During the lockdown my closest friend and I decided to keep each other company, mostly over dinners, watching the news and a cocktail. We are both single, without kids, and everything seemed so bleak and uncertain that having company became an essential thing. And we are both serious home cooks, though with quite different approaches. This cooking became a highlight of the day and we made some seriously good things, including expanding our concepts of what a great salad is.
Salads, for our generation (late Boomers), all too often meant iceberg, a few wan tomatoes, and hunks of cucumber dosed with ‘italian’ dressing from a jar. Those days are fortunately long gone but our forays into expanding the definition of salads have changed my overall perception of them. They went from an excuse to eat something cold and green but otherwise unexciting, to the salad I’m writing about now, which is, to use a cliche of food writing, summer on a plate. A cliche but nevertheless an accurate description.
Faced with a fridge full of seasonal local stuff from the huge farmer’s market nearby, my salad lightbulb went off and I began imagining something new, beautiful, and delicious, a layering of flavors, colors, texture, and contrast. Part of our meal routine is only cooking fresh ingredients and plating the food like a restaurant, perhaps a response to being unable to eat out for months. So the sweet watery watermelon, sharp radish, and citrusy acid of oranges with a simple oil and vinegar dressing combined both the opportunity to make something good to eat and an exercise in plating.
The way you cut things up for a salad, or virtually any other dish, is a key to blending flavors and textures. The orange gets peeled and sliced crosswise into rounds, the watermelon in bite-sized chunks, and the radishes sliced translucently thin, in this case with my handy bennie*, a cheap Japanese mandolin that is a staple in restaurant kitchens. These are layered on a plate, cubes of cucumber are scattered over, and it is finished with a grating of lime zest, a squeeze of juice from the lime, a spritz of vinegar to cut the sweetness and a drizzle of olive oil. I had basil in a window box so small leaves of that went on top, adding another layer of fragrance. That’s basically the recipe but here is a more formal accounting of ingredients and prep.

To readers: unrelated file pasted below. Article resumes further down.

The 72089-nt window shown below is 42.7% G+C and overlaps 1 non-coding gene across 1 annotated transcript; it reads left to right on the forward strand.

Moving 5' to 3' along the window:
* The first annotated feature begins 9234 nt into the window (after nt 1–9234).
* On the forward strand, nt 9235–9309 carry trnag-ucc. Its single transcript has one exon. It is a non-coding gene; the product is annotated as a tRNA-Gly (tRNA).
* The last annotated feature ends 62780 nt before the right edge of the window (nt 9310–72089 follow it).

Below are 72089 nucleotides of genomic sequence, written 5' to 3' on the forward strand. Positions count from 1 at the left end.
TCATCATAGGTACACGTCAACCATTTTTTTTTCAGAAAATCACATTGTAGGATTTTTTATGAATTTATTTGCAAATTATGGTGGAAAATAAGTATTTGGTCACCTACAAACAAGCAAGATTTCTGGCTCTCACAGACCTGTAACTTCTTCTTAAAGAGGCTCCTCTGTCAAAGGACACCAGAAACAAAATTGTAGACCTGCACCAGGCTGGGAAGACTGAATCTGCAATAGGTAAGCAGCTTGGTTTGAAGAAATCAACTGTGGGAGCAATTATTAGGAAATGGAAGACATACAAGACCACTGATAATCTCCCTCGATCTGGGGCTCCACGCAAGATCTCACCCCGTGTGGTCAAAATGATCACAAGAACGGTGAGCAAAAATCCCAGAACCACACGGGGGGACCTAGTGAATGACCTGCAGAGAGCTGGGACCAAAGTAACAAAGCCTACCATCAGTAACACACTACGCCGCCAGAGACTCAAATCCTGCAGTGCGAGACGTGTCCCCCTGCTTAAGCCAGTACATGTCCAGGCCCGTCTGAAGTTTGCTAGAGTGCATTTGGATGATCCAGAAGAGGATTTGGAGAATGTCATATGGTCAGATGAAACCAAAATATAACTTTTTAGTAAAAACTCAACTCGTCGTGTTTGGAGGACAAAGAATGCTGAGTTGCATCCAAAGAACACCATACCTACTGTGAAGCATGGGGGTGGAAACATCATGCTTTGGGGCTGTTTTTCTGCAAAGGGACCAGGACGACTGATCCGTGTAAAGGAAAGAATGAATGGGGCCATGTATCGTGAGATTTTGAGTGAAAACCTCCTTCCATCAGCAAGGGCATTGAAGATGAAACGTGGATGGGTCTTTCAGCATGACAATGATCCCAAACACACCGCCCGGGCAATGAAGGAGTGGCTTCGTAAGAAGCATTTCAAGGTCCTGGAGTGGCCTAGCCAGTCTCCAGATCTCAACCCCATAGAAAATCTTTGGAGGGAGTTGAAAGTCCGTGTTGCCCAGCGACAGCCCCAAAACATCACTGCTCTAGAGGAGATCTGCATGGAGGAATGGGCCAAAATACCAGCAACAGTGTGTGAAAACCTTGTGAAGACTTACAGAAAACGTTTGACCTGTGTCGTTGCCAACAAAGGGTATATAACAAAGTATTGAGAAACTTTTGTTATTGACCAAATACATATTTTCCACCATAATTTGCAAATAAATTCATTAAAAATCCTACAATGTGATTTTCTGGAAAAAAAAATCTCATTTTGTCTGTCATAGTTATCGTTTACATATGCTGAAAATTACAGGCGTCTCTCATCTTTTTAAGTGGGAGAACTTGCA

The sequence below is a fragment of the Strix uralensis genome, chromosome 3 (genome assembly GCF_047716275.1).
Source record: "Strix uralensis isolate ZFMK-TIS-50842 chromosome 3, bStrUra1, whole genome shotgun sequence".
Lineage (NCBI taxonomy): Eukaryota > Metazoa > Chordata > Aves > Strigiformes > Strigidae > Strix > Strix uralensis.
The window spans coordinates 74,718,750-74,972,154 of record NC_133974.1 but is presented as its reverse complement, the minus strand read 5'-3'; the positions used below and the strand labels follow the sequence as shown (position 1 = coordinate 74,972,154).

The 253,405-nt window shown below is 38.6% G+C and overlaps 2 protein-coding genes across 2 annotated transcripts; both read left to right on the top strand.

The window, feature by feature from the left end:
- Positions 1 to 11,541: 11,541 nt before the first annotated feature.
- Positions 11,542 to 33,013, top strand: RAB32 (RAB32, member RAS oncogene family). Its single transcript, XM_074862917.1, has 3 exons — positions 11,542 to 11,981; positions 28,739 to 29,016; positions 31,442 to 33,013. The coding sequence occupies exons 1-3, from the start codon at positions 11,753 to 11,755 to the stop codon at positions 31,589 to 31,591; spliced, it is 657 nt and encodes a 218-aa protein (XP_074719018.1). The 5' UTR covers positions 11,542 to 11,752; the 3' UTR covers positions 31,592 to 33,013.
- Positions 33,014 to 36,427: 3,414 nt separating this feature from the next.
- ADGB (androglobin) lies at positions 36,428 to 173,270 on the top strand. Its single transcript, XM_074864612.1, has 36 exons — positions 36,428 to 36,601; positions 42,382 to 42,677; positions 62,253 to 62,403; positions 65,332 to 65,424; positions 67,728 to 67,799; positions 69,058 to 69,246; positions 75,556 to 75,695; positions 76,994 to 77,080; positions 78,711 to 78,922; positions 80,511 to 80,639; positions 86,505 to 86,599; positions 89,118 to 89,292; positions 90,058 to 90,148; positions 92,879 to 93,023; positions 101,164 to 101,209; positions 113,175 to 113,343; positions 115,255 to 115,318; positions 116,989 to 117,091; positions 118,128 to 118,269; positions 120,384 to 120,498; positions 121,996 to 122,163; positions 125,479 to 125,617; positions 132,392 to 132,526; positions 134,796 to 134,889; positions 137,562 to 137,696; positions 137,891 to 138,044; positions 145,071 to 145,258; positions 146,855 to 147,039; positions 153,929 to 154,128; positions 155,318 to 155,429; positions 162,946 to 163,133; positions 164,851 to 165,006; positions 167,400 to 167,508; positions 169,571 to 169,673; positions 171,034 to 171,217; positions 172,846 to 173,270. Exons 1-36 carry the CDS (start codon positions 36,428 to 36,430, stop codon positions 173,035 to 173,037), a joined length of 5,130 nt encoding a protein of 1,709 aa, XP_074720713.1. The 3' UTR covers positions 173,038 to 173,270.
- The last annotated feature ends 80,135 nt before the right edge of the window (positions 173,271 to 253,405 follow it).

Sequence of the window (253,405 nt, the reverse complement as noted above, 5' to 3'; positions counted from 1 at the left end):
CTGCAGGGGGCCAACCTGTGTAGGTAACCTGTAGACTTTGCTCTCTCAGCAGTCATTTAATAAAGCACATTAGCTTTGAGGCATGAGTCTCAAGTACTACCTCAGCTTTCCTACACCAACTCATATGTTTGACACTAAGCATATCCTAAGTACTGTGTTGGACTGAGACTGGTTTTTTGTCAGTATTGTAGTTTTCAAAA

Serves two generously.
Two naval oranges, peel and pith removed and sliced crosswise into thin rounds
One cup of watermelon, sliced into bite size chunks
Three large radishes sliced very thin
½ cucumber, peeled, seeded, and cut into half inch cubes
Zest and juice of ½ lime
Salt and pepper to taste
Fresh Basil leaves, whole if small, torn if larger (optional)
Red wine vinegar
Prep all the ingredients first (mise en place). Layer in order on a large plate, grate zest over all and squeeze the lime juice on everything. Season and with your finger over the bottle spout, lightly sprinkle with vinegar and oil. Finally, garnish with basil. It occurred to me later that a few thin slices of jalapeno would work too and add a little heat. Maybe next time.
This can be dressed ahead and chilled before eating. We had it last night on a sultry evening with some pasta and a simple tomato sauce. My cocktail choice last night was a dirty martini, but a cold rose would be a good match.
*Benrinner Vegetable Slicer, affectionately known as a bennie by the pros. About $20. Not an essential but I’ve had a lot of fun with it. One caveat: These things are sharp and you need to pay attention because you can slice yourself open if you’re not watching carefully. They come with a gizmo to protect your fingers but honestly it does not work. My tip for small items like radishes is to stick the tines of a fork into one end, just enough to hold it firmly, and use it as a handle to slice. With hard root vegetables like potatoes or radishes, a quick firm sweep and setting the blade to very thin helps.
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